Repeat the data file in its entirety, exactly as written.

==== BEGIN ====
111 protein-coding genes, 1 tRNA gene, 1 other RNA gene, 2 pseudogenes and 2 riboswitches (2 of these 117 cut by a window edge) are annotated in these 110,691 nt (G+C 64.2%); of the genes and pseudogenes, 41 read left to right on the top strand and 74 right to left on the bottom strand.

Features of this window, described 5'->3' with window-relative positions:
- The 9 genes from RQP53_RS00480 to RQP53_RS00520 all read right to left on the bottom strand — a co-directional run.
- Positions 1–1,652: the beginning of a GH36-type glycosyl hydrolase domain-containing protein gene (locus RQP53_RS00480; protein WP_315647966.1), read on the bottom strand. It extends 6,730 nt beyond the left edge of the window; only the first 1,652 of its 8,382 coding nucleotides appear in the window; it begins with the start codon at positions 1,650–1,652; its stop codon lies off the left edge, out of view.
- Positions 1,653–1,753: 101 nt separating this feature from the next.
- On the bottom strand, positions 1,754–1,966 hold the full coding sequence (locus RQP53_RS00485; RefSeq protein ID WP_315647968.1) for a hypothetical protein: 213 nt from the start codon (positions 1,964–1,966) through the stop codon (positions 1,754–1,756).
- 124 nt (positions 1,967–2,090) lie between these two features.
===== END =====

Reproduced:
111 protein-coding genes, 1 tRNA gene, 1 other RNA gene, 2 pseudogenes and 2 riboswitches (2 of these 117 cut by a window edge) are annotated in these 110,691 nt (G+C 64.2%); of the genes and pseudogenes, 41 read left to right on the top strand and 74 right to left on the bottom strand.

Features of this window, described 5'->3' with window-relative positions:
- The 9 genes from RQP53_RS00480 to RQP53_RS00520 all read right to left on the bottom strand — a co-directional run.
- Positions 1–1,652: the beginning of a GH36-type glycosyl hydrolase domain-containing protein gene (locus RQP53_RS00480; protein WP_315647966.1), read on the bottom strand. It extends 6,730 nt beyond the left edge of the window; only the first 1,652 of its 8,382 coding nucleotides appear in the window; it begins with the start codon at positions 1,650–1,652; its stop codon lies off the left edge, out of view.
- Positions 1,653–1,753: 101 nt separating this feature from the next.
- On the bottom strand, positions 1,754–1,966 hold the full coding sequence (locus RQP53_RS00485; RefSeq protein ID WP_315647968.1) for a hypothetical protein: 213 nt from the start codon (positions 1,964–1,966) through the stop codon (positions 1,754–1,756).
- 124 nt (positions 1,967–2,090) lie between these two features.